Nigerians are enraged over government’s plan to spend $1.5 billion (about N570bn) on the repair of one of its derelict and unprofitable refinery.
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The government’s long history of wasteful spending on turnaround maintenance on its struggling refineries triggers a feeling of bitterness in the hearts of many whenever the government says it wants to pump more money into them.
They question why the government is throwing money it does not have into a venture that is entrenched in a culture of waste and has gulped far too much public funds with nothing to show for it. Its inflated payrolls also contribute to the non-competitive cost of fuels produced.
Many are in awe of how a cash-strapped government that has been knocking at the door of the World Bank for a $1.5 billion loan since last year is able to turn around and spend a similar amount on merely repair works on one dying refinery, an effort history suggests will be futile.
To put the planned repair into context, the government wants to spend $1.5 billion on a refinery that has never operated above its 200,000bpd capacity, whereas Shell sold a more efficient and profitable refinery with a capacity of 157,000bpd in California for $1.2 billion last year.
The complex nature of running refineries is why experts have called on the government to privatise them rather than seek to hold control and continue splashing cash on them.
“Refineries are one of the most complex facilities to run, they are capital, technology and management intensive operations, yet low margin,” Olagoke Balogun, former processor operator at Chevron with 13 years experience in the refining business, tweeted on Thursday.
Balogun noted, “Aside from corruption, the Nigerian state is grossly incompetent to run such complex operations even if they wanted to.”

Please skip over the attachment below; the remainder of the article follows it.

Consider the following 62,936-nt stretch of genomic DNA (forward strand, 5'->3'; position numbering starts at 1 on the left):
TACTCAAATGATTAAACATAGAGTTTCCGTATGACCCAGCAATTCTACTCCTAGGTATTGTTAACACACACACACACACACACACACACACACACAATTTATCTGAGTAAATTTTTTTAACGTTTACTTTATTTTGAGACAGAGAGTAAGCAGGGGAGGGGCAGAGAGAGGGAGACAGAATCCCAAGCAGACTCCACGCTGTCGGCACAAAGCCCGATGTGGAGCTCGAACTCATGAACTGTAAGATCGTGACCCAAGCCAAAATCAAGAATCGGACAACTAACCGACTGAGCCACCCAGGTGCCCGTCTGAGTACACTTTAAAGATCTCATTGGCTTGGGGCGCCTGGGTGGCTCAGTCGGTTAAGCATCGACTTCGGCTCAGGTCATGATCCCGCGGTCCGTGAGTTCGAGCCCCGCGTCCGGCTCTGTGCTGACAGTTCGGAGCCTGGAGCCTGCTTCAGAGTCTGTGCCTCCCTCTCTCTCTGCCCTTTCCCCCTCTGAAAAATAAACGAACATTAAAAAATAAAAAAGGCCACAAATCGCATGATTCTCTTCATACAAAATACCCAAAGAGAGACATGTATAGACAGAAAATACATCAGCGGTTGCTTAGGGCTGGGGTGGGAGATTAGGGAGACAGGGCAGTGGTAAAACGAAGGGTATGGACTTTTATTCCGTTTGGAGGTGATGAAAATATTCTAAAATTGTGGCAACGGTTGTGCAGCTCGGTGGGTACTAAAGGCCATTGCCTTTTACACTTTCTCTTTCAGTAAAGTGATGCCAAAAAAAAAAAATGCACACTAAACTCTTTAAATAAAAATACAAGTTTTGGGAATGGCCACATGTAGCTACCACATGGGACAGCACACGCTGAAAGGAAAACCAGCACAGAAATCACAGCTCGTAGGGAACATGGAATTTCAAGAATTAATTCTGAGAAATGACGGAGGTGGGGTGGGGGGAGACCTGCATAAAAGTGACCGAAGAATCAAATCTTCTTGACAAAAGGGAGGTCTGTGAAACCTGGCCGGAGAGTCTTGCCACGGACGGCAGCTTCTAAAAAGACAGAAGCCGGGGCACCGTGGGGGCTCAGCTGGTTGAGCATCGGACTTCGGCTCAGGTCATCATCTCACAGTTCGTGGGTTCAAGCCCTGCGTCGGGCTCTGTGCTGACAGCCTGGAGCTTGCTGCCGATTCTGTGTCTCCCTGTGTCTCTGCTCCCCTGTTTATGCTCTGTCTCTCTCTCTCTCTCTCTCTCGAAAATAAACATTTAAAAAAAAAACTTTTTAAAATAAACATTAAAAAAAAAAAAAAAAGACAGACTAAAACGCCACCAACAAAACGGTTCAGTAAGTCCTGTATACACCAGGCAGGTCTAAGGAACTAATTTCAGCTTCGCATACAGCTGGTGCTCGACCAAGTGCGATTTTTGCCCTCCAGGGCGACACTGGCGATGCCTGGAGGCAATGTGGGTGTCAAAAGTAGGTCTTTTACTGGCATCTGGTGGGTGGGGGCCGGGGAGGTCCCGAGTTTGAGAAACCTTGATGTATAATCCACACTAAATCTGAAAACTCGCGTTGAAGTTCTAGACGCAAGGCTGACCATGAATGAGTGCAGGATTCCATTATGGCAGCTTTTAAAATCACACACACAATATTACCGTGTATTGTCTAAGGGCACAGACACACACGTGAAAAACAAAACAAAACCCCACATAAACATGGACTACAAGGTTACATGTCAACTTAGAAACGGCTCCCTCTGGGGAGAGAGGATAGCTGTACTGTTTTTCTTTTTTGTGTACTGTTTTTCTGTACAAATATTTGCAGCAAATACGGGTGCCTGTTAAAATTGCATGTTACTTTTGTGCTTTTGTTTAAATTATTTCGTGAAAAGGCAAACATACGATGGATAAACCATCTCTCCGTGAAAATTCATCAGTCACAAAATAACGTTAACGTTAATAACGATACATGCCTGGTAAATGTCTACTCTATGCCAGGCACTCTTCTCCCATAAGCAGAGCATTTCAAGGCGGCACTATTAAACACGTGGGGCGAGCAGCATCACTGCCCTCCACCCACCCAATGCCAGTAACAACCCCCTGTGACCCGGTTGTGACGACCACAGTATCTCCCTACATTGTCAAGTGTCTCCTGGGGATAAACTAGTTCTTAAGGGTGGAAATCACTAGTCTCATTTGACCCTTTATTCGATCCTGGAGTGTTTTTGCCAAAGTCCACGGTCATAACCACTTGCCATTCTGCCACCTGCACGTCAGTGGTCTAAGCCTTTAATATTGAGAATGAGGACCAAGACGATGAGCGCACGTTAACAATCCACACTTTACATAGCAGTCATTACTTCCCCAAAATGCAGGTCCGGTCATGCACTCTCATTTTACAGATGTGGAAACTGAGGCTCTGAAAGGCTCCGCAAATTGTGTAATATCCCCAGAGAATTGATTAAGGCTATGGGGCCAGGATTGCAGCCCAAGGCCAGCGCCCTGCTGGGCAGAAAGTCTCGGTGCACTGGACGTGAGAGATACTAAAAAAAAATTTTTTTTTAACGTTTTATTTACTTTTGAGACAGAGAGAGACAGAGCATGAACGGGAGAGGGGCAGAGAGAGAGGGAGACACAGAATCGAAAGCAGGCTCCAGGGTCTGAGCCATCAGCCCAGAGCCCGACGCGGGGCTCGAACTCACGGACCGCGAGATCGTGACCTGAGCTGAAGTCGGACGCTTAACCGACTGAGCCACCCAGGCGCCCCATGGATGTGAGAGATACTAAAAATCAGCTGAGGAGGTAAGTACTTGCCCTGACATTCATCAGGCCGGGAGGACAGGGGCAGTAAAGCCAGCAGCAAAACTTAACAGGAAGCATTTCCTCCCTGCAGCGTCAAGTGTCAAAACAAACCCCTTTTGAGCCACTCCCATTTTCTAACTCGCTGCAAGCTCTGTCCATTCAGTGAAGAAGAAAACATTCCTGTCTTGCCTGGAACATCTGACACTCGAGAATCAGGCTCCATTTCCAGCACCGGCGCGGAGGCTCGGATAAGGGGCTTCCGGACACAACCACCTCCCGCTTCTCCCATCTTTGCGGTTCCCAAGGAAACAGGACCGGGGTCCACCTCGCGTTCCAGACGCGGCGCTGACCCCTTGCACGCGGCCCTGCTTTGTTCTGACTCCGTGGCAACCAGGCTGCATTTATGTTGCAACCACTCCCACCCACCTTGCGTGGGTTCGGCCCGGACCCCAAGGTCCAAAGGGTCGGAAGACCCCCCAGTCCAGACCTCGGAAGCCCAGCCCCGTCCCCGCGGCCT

It is not the first time the government is carrying out rehabilitation works on its cash-guzzling yet unprofitable refineries.
Over the past 12 years, Nigeria tried and failed four times to crank up its aging crude-processing plants.
The West African country of about 200 million people still imports more than 90 percent of products like petrol, diesel and kerosene, swapping crude oil for refined petrol, kerosene and aviation fuel.
Despite the repeated failure to breathe life into the refineries, the state-run energy company, NNPC, is giving it another shot, ignoring global examples on how to run a successful refinery.
Globally, most refineries are privately owned and run on razor-thin low margins in order to realise the highest returns.
Refinery managers seek to pay the lowest price for crude oil, maximise the yield of the higher value products, control operating costs and receive the highest price for its refined products on a sustained basis.
Nigeria’s refineries, which have overtime struggled to operate at 10 percent capacity utilisation, are however unable to operate on these four basic principles.
They currently pay international prices for crude oil, are unable to control operating costs, and cannot maximise the yield on the high-value product (petrol) because they receive the lowest prices for it.